By Mark Green
Shrum and Matalin debate likelihood that a lackluster Jeb can recover, and whether the candidates' anti-media attacks are shrewd though stupid. Both laud Boehner for getting the budget done in way that helps Ryan, yet allows GOP presidential candidates to balk without consequence.
GOP Debate: Rubio-Bush. Shades of Jackson-Sharpton. The Protégé Also Rises is Shrum's title for the debate story.
Both panelists are shocked at the political malfeasance of Jeb and his team. Bob -- who's done his share of presidential debate prep -- marvels how Jeb made the mistake of launching a predictable attack in a way that allowed a prepared Rubio to have a devastating counter punch. "That will go down as one of the most memorable debate moments ever." Let us here recall the top two: Bentsen-Quayle ("You're no JFK") and Mondale-Hart ("Where's the beef").
Mary, who knows all the Bushes well, is surprised that Jeb is doing so poorly since "he was always considered the best politician and candidate in the family. And his [attendance" attack went counter to his message of being a 'happy warrior.'...He should be attacking the liberals, Hillary, but not Marco."
Then there was Jeb's next day response, re-asserting that he has the "money and organization" to win. "That was unbelievable.." says Bob. "It's a process and political response that nobody cares about, not a message that resonates. This guy did better when he had joy in his heart and carbs in his stomach. "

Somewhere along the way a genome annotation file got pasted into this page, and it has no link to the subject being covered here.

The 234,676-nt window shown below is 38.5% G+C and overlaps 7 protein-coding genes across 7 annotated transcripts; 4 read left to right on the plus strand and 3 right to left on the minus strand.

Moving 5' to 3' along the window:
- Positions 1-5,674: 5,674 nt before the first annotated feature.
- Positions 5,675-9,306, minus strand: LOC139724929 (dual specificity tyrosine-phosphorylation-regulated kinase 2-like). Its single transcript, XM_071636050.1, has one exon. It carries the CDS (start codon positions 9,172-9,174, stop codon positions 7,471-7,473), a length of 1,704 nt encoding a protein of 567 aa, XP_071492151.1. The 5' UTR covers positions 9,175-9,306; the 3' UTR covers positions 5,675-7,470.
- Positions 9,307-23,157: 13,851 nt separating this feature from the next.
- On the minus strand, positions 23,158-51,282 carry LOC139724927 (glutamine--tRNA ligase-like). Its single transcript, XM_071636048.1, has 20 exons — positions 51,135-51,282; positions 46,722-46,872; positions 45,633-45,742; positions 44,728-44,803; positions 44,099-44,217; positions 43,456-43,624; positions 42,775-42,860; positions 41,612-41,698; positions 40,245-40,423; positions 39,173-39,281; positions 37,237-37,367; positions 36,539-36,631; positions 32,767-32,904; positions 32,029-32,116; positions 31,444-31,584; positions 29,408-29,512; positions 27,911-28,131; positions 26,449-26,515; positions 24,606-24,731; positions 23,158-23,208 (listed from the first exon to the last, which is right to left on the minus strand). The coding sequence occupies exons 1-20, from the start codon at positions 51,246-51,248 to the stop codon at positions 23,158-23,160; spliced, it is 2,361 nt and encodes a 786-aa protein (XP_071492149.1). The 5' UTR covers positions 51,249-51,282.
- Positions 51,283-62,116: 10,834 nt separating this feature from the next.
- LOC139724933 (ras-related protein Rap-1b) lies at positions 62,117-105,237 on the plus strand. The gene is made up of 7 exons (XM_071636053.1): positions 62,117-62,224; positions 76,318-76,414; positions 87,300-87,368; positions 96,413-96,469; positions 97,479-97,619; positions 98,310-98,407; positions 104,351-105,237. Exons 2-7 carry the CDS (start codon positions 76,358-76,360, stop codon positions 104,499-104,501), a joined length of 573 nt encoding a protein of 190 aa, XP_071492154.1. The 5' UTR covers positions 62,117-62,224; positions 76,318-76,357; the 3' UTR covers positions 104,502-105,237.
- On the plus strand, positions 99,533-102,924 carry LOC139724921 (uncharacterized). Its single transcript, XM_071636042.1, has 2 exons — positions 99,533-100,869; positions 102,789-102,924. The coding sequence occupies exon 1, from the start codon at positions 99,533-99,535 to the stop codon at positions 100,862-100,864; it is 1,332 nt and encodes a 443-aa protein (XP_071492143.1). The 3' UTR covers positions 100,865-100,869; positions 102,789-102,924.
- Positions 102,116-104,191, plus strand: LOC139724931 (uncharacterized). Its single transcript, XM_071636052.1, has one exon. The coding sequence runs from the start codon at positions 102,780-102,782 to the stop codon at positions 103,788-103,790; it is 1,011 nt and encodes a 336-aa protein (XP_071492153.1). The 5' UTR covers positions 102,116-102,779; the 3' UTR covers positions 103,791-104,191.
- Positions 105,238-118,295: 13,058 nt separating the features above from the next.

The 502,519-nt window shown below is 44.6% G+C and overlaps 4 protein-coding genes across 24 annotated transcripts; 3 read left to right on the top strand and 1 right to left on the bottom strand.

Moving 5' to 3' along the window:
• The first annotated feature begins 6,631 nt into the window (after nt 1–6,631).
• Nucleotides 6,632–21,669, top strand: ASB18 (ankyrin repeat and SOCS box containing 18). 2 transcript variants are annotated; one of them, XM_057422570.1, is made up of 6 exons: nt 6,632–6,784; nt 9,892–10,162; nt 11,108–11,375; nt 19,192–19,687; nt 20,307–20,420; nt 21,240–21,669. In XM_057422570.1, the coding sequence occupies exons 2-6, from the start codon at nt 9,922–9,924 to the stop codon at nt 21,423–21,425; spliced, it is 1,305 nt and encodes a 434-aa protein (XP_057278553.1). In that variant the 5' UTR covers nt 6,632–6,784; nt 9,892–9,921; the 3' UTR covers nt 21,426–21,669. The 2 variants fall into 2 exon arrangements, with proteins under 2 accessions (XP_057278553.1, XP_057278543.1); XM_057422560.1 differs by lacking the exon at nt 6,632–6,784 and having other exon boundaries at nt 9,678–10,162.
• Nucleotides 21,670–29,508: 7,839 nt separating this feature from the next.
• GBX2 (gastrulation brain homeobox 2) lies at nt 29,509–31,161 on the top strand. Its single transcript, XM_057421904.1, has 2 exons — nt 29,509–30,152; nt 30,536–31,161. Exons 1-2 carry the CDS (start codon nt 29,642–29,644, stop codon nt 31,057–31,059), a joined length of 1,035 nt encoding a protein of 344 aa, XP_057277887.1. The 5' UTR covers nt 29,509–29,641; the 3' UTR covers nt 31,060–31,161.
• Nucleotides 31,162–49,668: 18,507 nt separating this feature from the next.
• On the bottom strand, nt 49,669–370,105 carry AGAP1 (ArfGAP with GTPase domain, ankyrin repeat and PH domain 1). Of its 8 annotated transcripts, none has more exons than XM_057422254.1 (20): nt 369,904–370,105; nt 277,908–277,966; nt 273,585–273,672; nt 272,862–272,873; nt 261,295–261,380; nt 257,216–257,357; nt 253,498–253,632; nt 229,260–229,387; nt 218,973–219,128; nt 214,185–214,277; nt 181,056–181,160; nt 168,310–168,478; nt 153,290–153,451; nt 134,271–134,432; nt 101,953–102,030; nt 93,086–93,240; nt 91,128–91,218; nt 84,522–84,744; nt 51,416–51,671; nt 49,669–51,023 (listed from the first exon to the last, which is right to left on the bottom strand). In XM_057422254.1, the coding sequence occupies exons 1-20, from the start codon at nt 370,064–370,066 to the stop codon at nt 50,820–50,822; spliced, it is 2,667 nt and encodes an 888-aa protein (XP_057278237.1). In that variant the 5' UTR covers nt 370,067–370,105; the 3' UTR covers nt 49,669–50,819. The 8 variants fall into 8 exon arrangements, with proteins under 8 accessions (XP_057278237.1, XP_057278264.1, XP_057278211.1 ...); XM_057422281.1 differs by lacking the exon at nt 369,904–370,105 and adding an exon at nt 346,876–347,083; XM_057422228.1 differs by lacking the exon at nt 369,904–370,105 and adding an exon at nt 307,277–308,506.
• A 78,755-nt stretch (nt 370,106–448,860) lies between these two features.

And now? Both think it foolish for his "independent" superpac to spend a chunk of money, as its head Mike Murphy implied, because Rubio "won't look so good when voters get their second and third look at him." They recommend that he build himself up first by acknowledging error and then pivoting to the positive. "He could say a version of -- 'You know sometimes you throw a punch and hit youself,' and then explain what his real message is," offers Bob pro bono. Mary thinks that exactly right and says jokingly (or not), "I'll pass it along." (Tune in in two weeks to the Milwaukee debate.)
We then discuss whether Rubio has "it," that ineffable talent that you know when you see it? Mary claims that when she first saw him as a young candidate convincingly criticizing Social Security at a Senior Citizens Center, she told James, "this guy's going to run for president someday." The Host asks both: yes he's a smooth and convincing communicator but is he policy-thin like the superficial John Edwards or policy-deep like Bill and Barack? Mary: "he's policy productive -- being a practical numbers guy." Bob: "That's a good phrase -- policy productive..." but we'll only really know when he ends up debating someone one on one, especially someone as formidable as Hillary.
Host: will Jeb pull a rabbit out of his hat or just pull out? Given his recent performance and Rubio's rise, he probably has the next debate in two weeks to stop his descent. But give him credit: he said that he'd risk losing the nomination in order to win the general election by not pandering to the far right. So far, so bad...
GOP Debate: Trump and Carson. Of course these two in polls have been leading by large margins for months and together account for over half of GOP voters. But at the risk of being yelled at by GOP candidates or trollers, the Host wonders if they are indeed "cartoon candidates" -- Trump for babbling about his and Carson's religion before manically fretting about his worsening polls and Carson for babbling about Jews with guns stopping Hitler and for using medical metaphors about as often as Chauncy Gardner relied on gardening ones...not to mention that no one's been nominated and elected ever in America with so little governing experience and depth.